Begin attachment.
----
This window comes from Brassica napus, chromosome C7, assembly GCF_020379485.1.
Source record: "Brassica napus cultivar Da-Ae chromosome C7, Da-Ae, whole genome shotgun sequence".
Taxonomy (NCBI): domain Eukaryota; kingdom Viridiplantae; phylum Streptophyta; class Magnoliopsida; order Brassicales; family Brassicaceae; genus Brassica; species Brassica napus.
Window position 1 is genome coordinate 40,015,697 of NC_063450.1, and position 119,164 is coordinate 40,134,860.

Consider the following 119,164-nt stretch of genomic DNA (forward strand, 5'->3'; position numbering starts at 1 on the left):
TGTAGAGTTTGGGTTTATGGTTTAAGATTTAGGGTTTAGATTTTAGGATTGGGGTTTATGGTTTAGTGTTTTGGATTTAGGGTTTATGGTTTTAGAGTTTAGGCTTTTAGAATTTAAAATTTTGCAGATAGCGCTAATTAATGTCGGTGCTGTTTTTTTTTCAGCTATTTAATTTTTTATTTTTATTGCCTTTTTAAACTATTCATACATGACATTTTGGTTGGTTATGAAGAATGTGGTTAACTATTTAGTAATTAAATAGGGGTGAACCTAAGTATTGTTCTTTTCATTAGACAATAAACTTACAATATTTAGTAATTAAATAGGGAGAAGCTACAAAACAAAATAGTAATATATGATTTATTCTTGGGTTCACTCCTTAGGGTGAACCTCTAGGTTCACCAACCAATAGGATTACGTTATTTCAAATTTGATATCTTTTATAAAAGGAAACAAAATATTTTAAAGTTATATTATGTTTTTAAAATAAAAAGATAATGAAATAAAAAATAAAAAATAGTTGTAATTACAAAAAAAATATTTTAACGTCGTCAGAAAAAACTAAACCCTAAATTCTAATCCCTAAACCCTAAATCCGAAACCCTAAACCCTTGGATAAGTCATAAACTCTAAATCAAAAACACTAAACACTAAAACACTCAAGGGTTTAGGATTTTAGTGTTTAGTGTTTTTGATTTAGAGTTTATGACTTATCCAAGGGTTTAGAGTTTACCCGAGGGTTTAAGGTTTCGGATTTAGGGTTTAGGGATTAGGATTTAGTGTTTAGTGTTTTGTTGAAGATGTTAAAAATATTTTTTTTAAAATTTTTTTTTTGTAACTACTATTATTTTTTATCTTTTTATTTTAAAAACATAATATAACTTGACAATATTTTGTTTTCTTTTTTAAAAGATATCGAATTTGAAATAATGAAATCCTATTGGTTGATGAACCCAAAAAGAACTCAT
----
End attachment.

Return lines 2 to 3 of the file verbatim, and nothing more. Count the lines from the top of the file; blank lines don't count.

Source record: "Brassica napus cultivar Da-Ae chromosome C7, Da-Ae, whole genome shotgun sequence".
Taxonomy (NCBI): domain Eukaryota; kingdom Viridiplantae; phylum Streptophyta; class Magnoliopsida; order Brassicales; family Brassicaceae; genus Brassica; species Brassica napus.